The Management of Acute Onset Complete Heart Block and Atrial Flutter in a Patient with COVID-19
Murtaza Hussain1, Dominic Awuah1, Smit Deliwala1, Mohammed Luay Alkotob2, Elfateh Seedahmed3, Ghassan Bachuwa1
1 Department of Internal Medicine, Michigan State University at Hurley Medical Center, Flint, MI, USA
2 Department of Internal Medicine, Division of Cardiology, Michigan State University at Hurley Medical Center, Flint, MI, USA
3Department of Internal Medicine, Division of Pulmonary Critical Care, Michigan State University at Hurley Medical Center, Flint, MI,USA
Doi: 10.12890/2022_003026 - European Journal of Case Reports in Internal Medicine - © EFIM 2021
Received: 24/10/2021
Accepted: 27/01/2022
Published: 23/02/2022

How to cite this article: Hussain M, Awuah D, Deliwala S, Alkotob ML, Seedahmed E, Bachuwa G. The management of acute onset complete art block and atrial flutter in a patient with COVID-19. EJCRIM 2022;9 doi:10.12890/2022_003026.

Conflicts of Interests: The authors declare there are no competing interests.
This article is licensed under a Commons Attribution Non-Commercial 4.0 License


SARS-CoV-2 has infected millions of people worldwide. Its cardiac presentations include myocarditis, arrhythmias and structural heart changes even in young and healthy individuals. The long-term sequelae of these manifestations are unknown. We describe a unique combination of complete heart block and atrial flutter in the setting of COVID-19. SARS-CoV-2 virulence mechanisms can cause fibrosis in the myocardium resulting in loss of sinus node dominance. The paradoxical finding of atrial flutter and complete heart block is very rare. Prompt cardiac evaluation and electrophysiological testing are important. Cardiac magnetic resonance imaging (cMRI) and endomyocardial biopsies are the gold standard investigations. Anticoagulation should be administered until atrioventricular synchrony is achieved.



Complete heart block, atrial flutter, COVID-19


The spread of coronavirus disease 2019 (COVID-19) after its recognition in Wuhan, China has resulted in a pandemic with huge international implications [1]. The majority of cases are asymptomatic or mild, with less than 5% involving organ failure and decompensation [2]. Cardiac manifestations include signs of myocardial injury. A recent meta-analysis reported that cardiac injury was associated with the highest risk of death, ventilator requirement, and in-hospital mortality [3].The majority of patients with conduction disorders experience tachyarrhythmia, with less than 15% having bradyarrhythmia [4]. We describe a very rare case of arrhythmia due to COVID-19.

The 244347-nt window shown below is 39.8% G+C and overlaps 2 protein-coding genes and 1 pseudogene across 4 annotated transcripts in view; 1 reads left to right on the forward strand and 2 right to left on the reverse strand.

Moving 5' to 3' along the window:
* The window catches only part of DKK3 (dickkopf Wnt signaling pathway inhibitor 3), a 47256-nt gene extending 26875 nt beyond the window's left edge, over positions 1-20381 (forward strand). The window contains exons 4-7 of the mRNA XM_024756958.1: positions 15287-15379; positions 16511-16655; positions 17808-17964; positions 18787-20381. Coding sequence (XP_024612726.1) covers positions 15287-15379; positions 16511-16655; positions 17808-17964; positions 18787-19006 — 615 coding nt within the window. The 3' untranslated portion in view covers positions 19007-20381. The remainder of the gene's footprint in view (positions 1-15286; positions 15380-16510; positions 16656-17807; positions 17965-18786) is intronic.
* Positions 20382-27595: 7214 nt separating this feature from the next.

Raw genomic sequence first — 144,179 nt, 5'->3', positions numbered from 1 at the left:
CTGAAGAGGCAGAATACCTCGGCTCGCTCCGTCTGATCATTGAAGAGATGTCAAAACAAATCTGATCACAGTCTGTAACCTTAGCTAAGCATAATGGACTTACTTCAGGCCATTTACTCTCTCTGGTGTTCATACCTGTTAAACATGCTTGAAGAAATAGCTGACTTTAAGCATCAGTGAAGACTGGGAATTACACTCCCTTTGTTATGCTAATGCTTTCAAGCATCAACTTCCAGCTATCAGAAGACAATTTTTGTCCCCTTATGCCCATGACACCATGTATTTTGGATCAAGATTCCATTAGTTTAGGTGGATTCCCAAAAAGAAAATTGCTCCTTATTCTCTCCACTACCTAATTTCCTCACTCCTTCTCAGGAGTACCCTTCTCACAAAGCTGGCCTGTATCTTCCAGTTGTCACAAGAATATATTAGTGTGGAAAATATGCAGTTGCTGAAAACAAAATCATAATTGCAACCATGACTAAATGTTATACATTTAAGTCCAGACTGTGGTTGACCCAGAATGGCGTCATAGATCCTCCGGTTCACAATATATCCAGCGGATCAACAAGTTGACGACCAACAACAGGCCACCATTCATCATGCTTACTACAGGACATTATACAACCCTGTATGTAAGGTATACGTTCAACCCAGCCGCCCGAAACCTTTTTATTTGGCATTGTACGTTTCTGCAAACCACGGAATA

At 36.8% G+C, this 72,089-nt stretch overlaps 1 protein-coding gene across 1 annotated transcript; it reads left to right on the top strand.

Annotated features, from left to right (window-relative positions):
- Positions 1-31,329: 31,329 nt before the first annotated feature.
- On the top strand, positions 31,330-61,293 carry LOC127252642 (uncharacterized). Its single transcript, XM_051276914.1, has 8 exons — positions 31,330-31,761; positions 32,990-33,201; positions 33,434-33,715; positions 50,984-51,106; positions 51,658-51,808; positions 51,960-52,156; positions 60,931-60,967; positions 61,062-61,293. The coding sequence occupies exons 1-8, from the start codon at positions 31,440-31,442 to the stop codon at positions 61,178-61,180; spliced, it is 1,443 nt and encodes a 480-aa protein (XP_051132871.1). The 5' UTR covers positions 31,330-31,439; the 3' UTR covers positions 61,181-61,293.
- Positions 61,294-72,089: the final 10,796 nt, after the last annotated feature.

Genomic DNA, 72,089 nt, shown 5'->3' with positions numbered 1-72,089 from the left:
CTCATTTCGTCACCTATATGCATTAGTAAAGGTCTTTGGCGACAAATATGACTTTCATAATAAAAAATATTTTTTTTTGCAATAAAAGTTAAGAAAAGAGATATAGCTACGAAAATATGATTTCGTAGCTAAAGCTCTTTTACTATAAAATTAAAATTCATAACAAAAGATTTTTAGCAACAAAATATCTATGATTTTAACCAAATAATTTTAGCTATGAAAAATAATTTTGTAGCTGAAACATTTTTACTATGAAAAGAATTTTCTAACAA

A 32-year-old man presented to the emergency department (ED) with nausea, vomiting, diaphoresis, headaches and intermittent, non-exertional and non-radiating chest pain for 1 week. He did not have a relevant medical history and did not take any home medications, but did use tobacco and marijuana daily. On arrival, his pulse was 30 beats/min, with other vital signs being unremarkable. He was pale, diaphoretic, lethargic and was immediately given atropine and other supportive treatment. An emergent electrocardiogram (ECG) revealed atrial flutter with third-degree atrioventricular block (AVB) with a junctional escape rhythm and QT segment prolongation (Fig. 1). Laboratory work-up revealed leucocytosis, elevated brain natriuretic peptide (BNP) and inflammatory markers, as well as negative troponin. The unusual presentation prompted imaging, and computed tomography (CT) from the head to pelvis with contrast that revealed a left subacute cerebellar infarct, ground-glass opacities in the left upper lobe, and a wedge-shaped infarct in the left kidney (Figs. 2–4).

Figure 1 (click to enlarge)

Figure 1. Atrial flutter with complete heart block and escape junction rhythm on electrocardiography (ECG)

Figure 2 (click to enlarge)

Figure 3 (click to enlarge)

Figure 4 (click to enlarge)

Figure 2. Computed tomography (CT) of the head revealing a subacute left superior cerebellar infarct (arrow)
Figure 3. Evolving ground-glass opacity in the left upper lobe on computed tomography (CT) of the lung (arrowhead)
Figure 4. Computed tomography (CT) of the abdomen revealing two low-density areas in the left kidney consistent with renal infarcts (arrow)extremities

As COVID-19 infection was suspected, the patient was swabbed and tested positive. His pulse reached a nadir of 20 beats/min in the ED, with minimal response to atropine. A transthoracic echocardiogram (TTE) demonstrated new-onset cardiomyopathy, an ejection fraction (EF) of 35–40%, severe biatrial dilatation, pulmonary hypertension, and underlying atrial flutter (Fig. 5).